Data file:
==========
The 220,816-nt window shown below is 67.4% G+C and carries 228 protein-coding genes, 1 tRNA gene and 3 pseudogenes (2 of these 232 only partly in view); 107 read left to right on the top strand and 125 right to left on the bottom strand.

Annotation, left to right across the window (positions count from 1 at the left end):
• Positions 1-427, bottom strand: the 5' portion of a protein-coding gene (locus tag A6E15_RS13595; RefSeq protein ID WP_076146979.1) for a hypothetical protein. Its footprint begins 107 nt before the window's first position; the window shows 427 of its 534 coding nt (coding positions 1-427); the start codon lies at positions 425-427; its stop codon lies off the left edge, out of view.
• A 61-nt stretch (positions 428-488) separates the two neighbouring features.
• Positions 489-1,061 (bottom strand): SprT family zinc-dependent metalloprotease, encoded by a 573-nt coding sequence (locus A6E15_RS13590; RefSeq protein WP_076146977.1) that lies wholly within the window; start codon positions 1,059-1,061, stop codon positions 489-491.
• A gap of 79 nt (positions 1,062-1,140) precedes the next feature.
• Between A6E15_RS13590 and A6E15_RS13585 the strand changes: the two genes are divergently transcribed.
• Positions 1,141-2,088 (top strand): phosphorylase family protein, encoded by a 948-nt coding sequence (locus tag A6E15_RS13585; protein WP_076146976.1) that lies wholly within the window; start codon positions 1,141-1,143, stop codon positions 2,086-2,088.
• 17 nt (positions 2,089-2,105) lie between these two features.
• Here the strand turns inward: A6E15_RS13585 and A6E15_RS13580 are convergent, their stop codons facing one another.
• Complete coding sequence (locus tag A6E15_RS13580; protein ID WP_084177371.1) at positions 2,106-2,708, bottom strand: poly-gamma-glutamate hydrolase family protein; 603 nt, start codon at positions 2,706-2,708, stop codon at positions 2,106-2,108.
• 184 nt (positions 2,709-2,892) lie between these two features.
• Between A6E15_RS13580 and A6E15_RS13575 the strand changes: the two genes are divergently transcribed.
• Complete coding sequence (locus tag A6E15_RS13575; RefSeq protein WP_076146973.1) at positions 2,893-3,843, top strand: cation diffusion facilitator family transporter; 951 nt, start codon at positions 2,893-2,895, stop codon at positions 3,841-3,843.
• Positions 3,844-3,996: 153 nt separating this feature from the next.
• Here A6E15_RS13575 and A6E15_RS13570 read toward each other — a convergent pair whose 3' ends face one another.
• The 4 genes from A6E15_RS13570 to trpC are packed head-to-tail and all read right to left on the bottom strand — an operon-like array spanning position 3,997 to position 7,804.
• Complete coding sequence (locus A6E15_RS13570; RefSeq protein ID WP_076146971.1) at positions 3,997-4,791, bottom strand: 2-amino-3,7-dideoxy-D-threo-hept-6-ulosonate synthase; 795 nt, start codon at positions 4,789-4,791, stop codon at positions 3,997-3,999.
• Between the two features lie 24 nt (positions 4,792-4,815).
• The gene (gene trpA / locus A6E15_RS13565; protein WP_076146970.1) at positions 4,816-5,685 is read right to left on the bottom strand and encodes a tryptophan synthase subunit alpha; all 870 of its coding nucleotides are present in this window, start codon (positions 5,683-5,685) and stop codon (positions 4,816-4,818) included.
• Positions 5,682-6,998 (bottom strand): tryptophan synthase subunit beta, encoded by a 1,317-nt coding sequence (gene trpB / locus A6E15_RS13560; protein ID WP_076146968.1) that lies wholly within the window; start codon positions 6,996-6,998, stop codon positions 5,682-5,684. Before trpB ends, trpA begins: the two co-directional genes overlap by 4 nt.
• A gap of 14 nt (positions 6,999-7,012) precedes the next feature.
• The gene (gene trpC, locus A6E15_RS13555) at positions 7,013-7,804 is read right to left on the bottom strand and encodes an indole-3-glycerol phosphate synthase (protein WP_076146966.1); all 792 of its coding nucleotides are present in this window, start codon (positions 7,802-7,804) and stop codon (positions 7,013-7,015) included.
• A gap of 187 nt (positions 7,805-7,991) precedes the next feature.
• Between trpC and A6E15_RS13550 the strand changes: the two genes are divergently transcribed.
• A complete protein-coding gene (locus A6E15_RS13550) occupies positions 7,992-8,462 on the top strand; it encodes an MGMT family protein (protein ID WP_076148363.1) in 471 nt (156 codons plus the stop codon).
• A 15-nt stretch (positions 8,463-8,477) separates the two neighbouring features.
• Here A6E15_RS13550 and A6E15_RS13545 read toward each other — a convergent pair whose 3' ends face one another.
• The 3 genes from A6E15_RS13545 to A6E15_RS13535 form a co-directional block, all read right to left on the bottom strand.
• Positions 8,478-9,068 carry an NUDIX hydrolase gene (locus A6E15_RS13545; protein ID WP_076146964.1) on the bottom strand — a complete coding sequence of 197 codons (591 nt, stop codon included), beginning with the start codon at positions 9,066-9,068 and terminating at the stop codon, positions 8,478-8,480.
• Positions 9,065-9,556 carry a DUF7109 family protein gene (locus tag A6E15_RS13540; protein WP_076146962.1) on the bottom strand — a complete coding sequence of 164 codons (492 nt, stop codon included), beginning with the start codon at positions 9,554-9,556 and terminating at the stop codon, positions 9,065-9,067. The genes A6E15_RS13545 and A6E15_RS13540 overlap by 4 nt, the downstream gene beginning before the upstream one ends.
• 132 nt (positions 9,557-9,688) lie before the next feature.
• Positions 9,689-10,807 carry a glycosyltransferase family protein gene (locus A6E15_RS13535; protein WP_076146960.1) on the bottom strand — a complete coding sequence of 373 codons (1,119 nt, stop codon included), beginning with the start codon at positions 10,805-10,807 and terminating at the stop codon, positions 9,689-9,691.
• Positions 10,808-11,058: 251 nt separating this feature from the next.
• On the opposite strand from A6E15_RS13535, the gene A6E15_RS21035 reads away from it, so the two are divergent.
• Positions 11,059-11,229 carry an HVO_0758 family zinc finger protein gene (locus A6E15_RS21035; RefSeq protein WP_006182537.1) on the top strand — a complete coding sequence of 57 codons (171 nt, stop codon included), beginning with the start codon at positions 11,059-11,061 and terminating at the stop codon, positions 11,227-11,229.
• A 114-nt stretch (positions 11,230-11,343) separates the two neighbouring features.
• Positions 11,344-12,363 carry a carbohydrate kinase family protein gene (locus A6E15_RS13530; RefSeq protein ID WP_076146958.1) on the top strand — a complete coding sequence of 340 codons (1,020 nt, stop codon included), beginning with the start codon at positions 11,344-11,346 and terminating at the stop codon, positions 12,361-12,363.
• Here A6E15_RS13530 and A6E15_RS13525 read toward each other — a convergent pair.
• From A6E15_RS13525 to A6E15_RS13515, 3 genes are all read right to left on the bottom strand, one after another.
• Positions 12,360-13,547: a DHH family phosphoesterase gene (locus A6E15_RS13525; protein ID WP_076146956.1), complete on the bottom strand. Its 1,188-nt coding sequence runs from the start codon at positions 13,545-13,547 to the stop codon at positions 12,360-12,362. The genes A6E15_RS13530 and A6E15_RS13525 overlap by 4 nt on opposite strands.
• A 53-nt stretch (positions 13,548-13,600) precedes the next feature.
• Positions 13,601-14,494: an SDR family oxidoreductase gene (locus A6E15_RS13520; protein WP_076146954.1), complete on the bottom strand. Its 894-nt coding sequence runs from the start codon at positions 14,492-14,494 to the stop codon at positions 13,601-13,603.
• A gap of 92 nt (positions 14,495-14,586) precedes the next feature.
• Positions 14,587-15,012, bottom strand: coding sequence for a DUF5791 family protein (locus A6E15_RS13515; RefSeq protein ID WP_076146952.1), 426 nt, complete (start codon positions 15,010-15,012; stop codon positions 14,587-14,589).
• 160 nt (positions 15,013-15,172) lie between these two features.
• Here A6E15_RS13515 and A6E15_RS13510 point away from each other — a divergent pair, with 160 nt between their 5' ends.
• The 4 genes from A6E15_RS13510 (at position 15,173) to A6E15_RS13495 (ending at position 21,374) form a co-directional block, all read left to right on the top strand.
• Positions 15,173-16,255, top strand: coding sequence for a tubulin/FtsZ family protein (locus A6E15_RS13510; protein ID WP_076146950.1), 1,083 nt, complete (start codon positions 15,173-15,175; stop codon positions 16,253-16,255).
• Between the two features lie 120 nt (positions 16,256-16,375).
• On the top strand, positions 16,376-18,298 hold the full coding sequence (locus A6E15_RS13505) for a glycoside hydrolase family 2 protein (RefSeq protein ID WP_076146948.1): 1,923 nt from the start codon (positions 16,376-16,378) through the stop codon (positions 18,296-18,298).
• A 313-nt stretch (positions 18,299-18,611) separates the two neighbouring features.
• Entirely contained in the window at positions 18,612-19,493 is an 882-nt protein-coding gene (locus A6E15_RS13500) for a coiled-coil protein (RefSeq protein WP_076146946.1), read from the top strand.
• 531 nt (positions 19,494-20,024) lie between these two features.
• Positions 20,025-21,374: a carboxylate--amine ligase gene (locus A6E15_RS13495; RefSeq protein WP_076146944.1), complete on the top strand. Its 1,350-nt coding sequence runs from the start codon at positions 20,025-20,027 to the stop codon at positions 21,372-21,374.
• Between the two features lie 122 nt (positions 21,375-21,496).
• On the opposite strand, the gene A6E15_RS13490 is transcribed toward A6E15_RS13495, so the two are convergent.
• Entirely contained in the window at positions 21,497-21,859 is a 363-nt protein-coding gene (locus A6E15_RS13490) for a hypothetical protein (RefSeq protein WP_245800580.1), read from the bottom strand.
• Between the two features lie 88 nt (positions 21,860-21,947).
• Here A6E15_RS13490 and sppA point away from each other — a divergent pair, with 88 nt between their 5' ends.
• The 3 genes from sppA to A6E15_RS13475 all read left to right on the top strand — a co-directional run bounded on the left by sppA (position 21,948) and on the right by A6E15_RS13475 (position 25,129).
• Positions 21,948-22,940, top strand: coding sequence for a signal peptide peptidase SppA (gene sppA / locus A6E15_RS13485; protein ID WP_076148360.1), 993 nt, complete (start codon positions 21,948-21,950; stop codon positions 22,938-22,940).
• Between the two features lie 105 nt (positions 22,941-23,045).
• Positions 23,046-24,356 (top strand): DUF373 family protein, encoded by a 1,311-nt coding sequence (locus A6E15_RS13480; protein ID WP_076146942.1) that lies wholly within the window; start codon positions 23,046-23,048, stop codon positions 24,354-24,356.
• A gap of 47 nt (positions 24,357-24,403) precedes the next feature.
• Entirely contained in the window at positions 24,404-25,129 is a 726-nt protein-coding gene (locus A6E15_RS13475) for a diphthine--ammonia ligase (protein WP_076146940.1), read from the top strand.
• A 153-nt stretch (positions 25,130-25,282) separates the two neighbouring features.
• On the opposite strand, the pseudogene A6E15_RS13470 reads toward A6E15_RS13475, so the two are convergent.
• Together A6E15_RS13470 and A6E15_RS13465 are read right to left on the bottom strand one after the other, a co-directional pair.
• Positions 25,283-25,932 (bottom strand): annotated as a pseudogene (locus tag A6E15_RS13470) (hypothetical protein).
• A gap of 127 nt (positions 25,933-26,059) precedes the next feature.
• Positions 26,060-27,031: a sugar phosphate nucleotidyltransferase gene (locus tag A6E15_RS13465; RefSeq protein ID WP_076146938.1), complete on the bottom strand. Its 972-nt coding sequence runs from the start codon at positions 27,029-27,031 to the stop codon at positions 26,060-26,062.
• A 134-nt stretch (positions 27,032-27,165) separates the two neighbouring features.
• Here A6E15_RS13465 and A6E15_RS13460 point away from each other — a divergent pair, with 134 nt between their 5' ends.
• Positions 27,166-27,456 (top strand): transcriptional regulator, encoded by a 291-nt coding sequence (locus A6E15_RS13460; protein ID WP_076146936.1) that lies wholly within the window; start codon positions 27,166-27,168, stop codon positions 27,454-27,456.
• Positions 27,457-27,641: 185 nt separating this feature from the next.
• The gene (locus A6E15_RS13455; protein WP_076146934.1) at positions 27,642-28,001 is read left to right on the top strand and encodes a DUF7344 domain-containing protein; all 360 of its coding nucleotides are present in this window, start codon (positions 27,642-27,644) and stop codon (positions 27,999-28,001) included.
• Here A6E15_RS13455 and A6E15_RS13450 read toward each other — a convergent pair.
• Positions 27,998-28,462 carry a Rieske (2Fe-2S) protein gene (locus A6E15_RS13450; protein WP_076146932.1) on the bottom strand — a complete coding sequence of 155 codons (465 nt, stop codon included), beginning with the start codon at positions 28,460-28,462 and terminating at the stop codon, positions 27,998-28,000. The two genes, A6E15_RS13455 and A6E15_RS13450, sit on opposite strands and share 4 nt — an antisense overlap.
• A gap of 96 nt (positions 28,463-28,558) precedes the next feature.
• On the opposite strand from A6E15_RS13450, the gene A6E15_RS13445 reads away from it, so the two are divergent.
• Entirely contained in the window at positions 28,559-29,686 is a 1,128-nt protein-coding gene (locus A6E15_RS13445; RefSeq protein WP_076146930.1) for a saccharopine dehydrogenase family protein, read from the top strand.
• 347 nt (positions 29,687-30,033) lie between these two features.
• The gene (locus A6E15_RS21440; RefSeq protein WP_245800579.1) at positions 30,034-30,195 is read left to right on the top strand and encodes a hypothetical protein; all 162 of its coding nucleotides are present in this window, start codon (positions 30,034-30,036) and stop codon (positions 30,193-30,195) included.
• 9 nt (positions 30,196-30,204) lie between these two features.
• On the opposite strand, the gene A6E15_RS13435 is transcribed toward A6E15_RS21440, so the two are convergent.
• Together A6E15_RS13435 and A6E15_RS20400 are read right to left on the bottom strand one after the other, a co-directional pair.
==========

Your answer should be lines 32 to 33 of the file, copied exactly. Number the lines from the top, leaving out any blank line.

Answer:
• 132 nt (positions 9,557-9,688) lie before the next feature.
• Positions 9,689-10,807 carry a glycosyltransferase family protein gene (locus A6E15_RS13535; protein WP_076146960.1) on the bottom strand — a complete coding sequence of 373 codons (1,119 nt, stop codon included), beginning with the start codon at positions 10,805-10,807 and terminating at the stop codon, positions 9,689-9,691.